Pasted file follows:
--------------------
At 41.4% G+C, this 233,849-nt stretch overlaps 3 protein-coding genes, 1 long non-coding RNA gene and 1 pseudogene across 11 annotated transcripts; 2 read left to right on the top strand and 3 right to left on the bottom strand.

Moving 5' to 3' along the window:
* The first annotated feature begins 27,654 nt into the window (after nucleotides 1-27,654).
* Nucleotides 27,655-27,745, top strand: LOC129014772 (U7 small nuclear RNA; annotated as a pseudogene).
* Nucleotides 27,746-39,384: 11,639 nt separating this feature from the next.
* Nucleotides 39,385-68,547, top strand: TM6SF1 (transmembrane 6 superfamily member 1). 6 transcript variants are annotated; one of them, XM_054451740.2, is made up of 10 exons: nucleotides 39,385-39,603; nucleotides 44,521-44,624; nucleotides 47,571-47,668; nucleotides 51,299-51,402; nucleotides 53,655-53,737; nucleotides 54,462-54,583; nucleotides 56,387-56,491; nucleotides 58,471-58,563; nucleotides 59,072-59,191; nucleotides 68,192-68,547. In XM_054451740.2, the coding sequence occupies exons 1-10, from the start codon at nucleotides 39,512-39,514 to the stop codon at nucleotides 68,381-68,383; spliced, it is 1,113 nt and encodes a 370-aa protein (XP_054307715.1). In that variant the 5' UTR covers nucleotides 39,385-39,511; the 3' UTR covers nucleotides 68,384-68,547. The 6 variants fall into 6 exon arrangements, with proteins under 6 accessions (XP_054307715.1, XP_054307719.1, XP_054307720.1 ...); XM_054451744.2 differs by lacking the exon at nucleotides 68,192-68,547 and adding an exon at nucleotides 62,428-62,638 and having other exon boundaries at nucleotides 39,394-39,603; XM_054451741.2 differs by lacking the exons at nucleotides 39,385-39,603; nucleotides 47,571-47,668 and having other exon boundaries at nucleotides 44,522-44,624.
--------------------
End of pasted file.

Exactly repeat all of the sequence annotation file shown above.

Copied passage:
At 41.4% G+C, this 233,849-nt stretch overlaps 3 protein-coding genes, 1 long non-coding RNA gene and 1 pseudogene across 11 annotated transcripts; 2 read left to right on the top strand and 3 right to left on the bottom strand.

Moving 5' to 3' along the window:
* The first annotated feature begins 27,654 nt into the window (after nucleotides 1-27,654).
* Nucleotides 27,655-27,745, top strand: LOC129014772 (U7 small nuclear RNA; annotated as a pseudogene).
* Nucleotides 27,746-39,384: 11,639 nt separating this feature from the next.
* Nucleotides 39,385-68,547, top strand: TM6SF1 (transmembrane 6 superfamily member 1). 6 transcript variants are annotated; one of them, XM_054451740.2, is made up of 10 exons: nucleotides 39,385-39,603; nucleotides 44,521-44,624; nucleotides 47,571-47,668; nucleotides 51,299-51,402; nucleotides 53,655-53,737; nucleotides 54,462-54,583; nucleotides 56,387-56,491; nucleotides 58,471-58,563; nucleotides 59,072-59,191; nucleotides 68,192-68,547. In XM_054451740.2, the coding sequence occupies exons 1-10, from the start codon at nucleotides 39,512-39,514 to the stop codon at nucleotides 68,381-68,383; spliced, it is 1,113 nt and encodes a 370-aa protein (XP_054307715.1). In that variant the 5' UTR covers nucleotides 39,385-39,511; the 3' UTR covers nucleotides 68,384-68,547. The 6 variants fall into 6 exon arrangements, with proteins under 6 accessions (XP_054307715.1, XP_054307719.1, XP_054307720.1 ...); XM_054451744.2 differs by lacking the exon at nucleotides 68,192-68,547 and adding an exon at nucleotides 62,428-62,638 and having other exon boundaries at nucleotides 39,394-39,603; XM_054451741.2 differs by lacking the exons at nucleotides 39,385-39,603; nucleotides 47,571-47,668 and having other exon boundaries at nucleotides 44,522-44,624.